I had to deal with a difficult customer at the end of the day today. He was mad, he thought we’d cheated him, he threatened our Customer Service Index scores. He spoke in circles. He wouldn’t let me get a word in edge-wise. In short, he was a pill.
I had to use my skills on the call to make sure he didn’t escalate. I also had one of the owners in my area listening to how I handled the call. So I had to be good.
I am good at what I do. I sometimes am afraid I’ll drop the ball on something, but that’s only because there is a great deal I’m responsible for. I finally have gotten to where I’m only afraid of getting reprimanded; I don’t fear the dire consequences that appear only in my mind. This is progress.
I got to thinking after I passed the call over to the appropriate manager, that being raised by an unpredictable, volatile, verbally abusive parent prepared me for this job. I’m attuned to how other people are feeling, I can read tone of voice and body language well. Those skills, developed out of sheer survival, helped me get through childhood. They helped keep me on alert, watchful for any little change in my parent’s behavior that would bring the world down on my shoulders. I’ve lived for the longest time, waiting for the next boot to drop, waiting for the world to come to an end. Anyone in authority showing even just a neutral affect towards me would send me to the corner, doubting myself, my performance, waiting to be dismissed out of hand. It’s a tough way to live.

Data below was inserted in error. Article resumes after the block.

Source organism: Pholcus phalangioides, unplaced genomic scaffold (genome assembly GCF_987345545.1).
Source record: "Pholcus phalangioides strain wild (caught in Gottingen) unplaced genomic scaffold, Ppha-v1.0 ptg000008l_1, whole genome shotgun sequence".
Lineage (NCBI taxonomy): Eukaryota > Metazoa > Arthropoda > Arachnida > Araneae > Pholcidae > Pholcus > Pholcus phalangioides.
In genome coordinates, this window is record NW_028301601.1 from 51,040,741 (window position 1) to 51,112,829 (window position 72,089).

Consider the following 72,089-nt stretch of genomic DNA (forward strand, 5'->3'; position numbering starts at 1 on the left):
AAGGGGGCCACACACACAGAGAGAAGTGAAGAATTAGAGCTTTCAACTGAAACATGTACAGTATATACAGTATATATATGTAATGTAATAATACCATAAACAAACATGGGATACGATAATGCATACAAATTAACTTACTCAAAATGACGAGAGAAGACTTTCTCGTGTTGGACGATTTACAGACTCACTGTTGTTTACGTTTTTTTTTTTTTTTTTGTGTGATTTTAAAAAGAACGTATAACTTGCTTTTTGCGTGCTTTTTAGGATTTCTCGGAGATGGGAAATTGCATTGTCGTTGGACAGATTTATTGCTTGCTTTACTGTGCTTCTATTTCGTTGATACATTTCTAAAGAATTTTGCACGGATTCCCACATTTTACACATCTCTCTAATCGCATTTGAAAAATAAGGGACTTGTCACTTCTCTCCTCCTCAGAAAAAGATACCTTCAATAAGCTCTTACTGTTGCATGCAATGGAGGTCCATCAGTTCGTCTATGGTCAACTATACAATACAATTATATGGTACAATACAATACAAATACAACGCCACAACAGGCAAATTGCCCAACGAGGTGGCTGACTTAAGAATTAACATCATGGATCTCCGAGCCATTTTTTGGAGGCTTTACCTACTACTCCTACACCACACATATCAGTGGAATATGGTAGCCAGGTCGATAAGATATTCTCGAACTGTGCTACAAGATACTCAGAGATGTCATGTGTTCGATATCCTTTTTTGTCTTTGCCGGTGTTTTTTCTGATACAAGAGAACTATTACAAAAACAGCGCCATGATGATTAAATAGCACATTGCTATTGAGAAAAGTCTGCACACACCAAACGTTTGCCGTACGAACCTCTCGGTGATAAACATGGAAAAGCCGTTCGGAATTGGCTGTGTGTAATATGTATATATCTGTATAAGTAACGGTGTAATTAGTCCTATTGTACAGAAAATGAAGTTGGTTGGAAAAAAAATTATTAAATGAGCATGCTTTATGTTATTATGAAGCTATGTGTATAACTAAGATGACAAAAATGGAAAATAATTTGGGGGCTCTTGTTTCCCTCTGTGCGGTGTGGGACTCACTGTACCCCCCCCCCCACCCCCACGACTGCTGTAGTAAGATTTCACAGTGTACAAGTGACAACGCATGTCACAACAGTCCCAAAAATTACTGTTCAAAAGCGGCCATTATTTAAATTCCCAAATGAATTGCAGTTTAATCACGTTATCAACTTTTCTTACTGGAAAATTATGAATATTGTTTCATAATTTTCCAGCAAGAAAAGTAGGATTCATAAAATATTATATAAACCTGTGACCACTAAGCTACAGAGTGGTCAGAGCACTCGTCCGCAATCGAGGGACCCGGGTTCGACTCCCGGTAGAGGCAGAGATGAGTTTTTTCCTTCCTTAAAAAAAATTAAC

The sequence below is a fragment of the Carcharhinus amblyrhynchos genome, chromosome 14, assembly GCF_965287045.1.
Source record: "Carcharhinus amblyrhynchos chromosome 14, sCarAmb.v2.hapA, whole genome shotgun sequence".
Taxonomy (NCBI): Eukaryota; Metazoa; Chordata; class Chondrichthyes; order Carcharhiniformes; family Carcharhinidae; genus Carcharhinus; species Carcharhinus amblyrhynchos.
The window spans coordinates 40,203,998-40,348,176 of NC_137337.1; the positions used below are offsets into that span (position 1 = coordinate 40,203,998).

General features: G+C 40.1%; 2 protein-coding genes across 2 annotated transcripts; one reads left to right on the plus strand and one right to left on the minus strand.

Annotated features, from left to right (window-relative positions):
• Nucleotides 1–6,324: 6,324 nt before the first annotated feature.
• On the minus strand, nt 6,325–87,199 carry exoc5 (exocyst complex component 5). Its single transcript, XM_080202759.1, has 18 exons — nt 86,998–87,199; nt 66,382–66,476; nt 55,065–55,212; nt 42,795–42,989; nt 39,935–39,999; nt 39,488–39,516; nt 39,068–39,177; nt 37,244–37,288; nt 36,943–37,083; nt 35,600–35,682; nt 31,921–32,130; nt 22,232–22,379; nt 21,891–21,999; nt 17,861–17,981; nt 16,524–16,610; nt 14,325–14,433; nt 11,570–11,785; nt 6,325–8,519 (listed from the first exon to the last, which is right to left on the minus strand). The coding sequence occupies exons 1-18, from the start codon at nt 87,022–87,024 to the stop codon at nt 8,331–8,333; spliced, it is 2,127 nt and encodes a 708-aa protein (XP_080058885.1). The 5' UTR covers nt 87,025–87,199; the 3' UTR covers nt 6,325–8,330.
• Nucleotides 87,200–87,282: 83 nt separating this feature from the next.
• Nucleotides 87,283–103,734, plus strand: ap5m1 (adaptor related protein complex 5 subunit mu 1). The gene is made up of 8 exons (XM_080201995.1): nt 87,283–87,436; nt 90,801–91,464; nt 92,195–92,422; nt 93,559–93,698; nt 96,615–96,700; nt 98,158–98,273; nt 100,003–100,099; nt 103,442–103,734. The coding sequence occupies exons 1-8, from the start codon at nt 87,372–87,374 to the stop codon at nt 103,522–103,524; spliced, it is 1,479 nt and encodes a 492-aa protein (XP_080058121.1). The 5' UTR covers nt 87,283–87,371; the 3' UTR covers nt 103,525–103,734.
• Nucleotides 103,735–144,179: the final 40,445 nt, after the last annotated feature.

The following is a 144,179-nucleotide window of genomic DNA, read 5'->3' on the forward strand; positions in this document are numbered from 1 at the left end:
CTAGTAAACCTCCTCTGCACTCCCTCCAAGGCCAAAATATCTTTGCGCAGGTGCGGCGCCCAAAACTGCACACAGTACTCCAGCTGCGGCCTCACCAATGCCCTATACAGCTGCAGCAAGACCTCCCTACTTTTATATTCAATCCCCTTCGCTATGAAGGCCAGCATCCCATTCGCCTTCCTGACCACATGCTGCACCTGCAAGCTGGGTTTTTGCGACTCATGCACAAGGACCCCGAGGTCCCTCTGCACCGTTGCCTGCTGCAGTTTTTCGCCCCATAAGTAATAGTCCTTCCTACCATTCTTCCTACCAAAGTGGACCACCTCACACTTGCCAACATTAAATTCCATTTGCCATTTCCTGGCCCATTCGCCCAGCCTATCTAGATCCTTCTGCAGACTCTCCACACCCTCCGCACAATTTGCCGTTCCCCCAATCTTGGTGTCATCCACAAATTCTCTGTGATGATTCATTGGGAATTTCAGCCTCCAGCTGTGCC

With some professional help and a lot of prayer, though, I’ve been able to hone those skills, tone them down, refine them to my benefit. I don’t let an upset customer drive me over the edge. I control the conversation, I make things better. If they upset me, they’d never know it; that’s what walks around the building are for.
Until today, I would have never thought I’d be happy to have had some of the experiences I’ve had surviving my childhood. They’ve made me who I am, and they’ve made me successful at what I do.
Maybe one day, I’ll be able to take those skills and apply them to my parent. It’s something to think about.